A little secret: I’m pretty rubbish at maths! Certainly relative to some of the guys I’ve worked with over the years. But to be honest, you don’t need great maths skills to be a great programmer, unless you want to get into hardcore graphics programming or make it big in the finance trading platforms world. Programming is more about logical thinking and getting a good overall picture of what you are trying to achieve in your head.

How did you practice Maths when you were a kid, did you have anything like this?

I wish! No, we had nothing like this when I was a kid, except my simple Speccy based prototype. My maths classes just followed the tried and tested methods of working through dusty old text books. However, in my later years of school, I was required to get a fancy calculator that let you write simple programs. So I then spent most of my maths lessons sitting at that back writing really basic games.


What’s the current state of the game, and how far away from completion is the game?

The game is pretty playable already, although it only has one environment prototyped so far. The combat model is largely in place, and so are the exploration mechanics. I’m a big fan of random map generation, because it adds to replayability. Especially in a game like this where exploring and looting are core components. But random map generation is a tricky thing to get right, so that is where most of the time has gone so far, and I’m pretty happy with where the geography generation is right now. There is still some work to do around environment specific generation, but the hardest part is done. Next up is loot though, then all the core components are in place so we can start building little ideas on the game’s main foundations while we tweak and add assets.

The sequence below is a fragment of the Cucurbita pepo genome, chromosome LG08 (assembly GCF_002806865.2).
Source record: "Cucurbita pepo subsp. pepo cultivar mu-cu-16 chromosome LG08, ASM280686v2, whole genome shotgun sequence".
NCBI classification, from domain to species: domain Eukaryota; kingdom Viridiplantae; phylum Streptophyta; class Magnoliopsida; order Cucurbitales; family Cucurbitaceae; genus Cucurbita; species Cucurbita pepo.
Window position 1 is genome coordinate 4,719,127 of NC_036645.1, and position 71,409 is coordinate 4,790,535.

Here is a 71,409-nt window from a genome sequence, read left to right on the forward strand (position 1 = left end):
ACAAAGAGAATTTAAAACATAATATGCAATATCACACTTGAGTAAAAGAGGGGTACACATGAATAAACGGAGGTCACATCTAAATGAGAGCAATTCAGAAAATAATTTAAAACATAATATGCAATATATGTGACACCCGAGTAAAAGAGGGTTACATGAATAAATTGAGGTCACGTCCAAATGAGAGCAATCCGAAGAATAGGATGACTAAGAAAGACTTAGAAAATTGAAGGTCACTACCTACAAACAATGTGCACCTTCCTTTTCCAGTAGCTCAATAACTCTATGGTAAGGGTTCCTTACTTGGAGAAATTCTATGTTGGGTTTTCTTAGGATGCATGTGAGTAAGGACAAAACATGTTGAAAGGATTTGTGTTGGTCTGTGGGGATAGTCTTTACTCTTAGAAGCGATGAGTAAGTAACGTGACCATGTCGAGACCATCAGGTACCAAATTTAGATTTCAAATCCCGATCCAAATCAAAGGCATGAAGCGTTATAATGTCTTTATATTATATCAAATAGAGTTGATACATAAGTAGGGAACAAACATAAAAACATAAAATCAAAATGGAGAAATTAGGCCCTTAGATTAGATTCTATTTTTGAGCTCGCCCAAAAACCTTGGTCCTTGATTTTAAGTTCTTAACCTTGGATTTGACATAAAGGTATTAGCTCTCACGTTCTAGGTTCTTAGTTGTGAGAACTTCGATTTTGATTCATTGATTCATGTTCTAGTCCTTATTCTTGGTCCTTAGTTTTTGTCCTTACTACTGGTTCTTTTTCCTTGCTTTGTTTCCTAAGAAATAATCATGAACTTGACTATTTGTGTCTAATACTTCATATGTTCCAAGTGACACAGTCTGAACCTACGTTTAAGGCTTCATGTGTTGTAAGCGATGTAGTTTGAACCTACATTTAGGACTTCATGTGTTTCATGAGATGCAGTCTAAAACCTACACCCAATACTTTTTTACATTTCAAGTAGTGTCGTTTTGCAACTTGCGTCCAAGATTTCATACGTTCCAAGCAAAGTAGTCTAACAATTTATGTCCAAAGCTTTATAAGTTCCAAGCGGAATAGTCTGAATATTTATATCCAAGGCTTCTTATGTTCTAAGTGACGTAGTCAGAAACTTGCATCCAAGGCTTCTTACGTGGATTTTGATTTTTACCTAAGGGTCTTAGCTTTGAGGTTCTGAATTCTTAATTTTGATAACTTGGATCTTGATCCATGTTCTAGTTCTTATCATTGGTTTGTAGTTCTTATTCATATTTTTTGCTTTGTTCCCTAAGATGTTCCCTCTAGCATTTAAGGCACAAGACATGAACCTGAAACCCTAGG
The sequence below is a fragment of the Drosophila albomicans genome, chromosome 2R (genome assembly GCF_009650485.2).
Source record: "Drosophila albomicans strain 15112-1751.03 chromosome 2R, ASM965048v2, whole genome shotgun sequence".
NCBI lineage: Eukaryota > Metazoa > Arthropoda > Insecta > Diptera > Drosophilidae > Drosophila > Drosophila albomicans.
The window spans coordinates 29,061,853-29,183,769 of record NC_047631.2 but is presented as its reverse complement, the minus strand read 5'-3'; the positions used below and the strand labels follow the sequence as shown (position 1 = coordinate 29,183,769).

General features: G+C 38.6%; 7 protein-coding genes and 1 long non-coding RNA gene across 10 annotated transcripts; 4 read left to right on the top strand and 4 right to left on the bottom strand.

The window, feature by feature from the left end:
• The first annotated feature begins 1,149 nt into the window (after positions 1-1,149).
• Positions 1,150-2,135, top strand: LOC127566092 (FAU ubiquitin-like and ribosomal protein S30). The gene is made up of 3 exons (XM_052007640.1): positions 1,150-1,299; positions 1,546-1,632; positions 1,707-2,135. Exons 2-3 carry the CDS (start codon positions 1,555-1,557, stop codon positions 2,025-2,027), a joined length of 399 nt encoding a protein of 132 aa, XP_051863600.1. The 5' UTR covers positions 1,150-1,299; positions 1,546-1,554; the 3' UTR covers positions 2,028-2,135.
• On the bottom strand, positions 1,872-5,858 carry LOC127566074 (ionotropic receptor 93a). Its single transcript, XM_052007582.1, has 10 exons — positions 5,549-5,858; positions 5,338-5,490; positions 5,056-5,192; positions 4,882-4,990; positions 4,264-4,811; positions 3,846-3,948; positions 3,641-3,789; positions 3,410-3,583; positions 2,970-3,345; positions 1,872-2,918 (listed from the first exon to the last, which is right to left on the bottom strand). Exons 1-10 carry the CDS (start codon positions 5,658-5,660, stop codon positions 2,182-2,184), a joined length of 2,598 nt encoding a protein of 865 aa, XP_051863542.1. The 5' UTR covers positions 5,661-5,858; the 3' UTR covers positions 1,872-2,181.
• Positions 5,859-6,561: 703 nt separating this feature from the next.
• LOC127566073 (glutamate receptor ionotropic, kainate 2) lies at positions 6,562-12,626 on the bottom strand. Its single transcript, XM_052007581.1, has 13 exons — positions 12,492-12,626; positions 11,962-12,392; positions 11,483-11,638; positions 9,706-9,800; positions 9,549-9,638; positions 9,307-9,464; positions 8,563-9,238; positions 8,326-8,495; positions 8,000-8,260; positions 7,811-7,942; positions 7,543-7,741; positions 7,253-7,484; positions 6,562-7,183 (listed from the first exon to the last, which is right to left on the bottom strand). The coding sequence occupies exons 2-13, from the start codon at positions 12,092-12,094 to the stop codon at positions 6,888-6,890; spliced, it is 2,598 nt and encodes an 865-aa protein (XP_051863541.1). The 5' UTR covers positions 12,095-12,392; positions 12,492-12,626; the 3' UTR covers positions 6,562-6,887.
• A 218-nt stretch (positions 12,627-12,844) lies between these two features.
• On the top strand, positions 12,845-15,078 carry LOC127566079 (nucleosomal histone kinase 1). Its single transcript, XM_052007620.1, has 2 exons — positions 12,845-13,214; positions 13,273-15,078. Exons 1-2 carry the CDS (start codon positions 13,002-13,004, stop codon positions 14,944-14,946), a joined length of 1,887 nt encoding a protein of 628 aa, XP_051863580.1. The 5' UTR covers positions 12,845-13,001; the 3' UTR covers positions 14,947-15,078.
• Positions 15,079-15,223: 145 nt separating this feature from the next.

And of course, we’re just using place holder art currently.  We’re planning on having a very illustrated hand-drawn look to the finished product.  We’ll talk more about that in another dev diary post.

Is there any part of making the game you’re particularly looking forward to doing or dreading starting on? 

The random map generation was the part I was most dreading, mainly because I had a vague notion about how it would work, but hadn’t quite ironed out the actual nuts and bolts of it in my head. However I like to tackle the hardest problems first with any project, so I spent a few solid days getting the map generation outlined and am pleased with how it’s working now. There will probably be a few tweaks over the course of the project, but the hard part is done.

And with the hard part done, it means we can just focus on adding fun things which is what I most love about making games – the tweaking and the little touches that you always ad lib outside any official design document. They, to me, are what makes developing games so great.

Damn straight, man.  Cheers, Charlie that was awesome.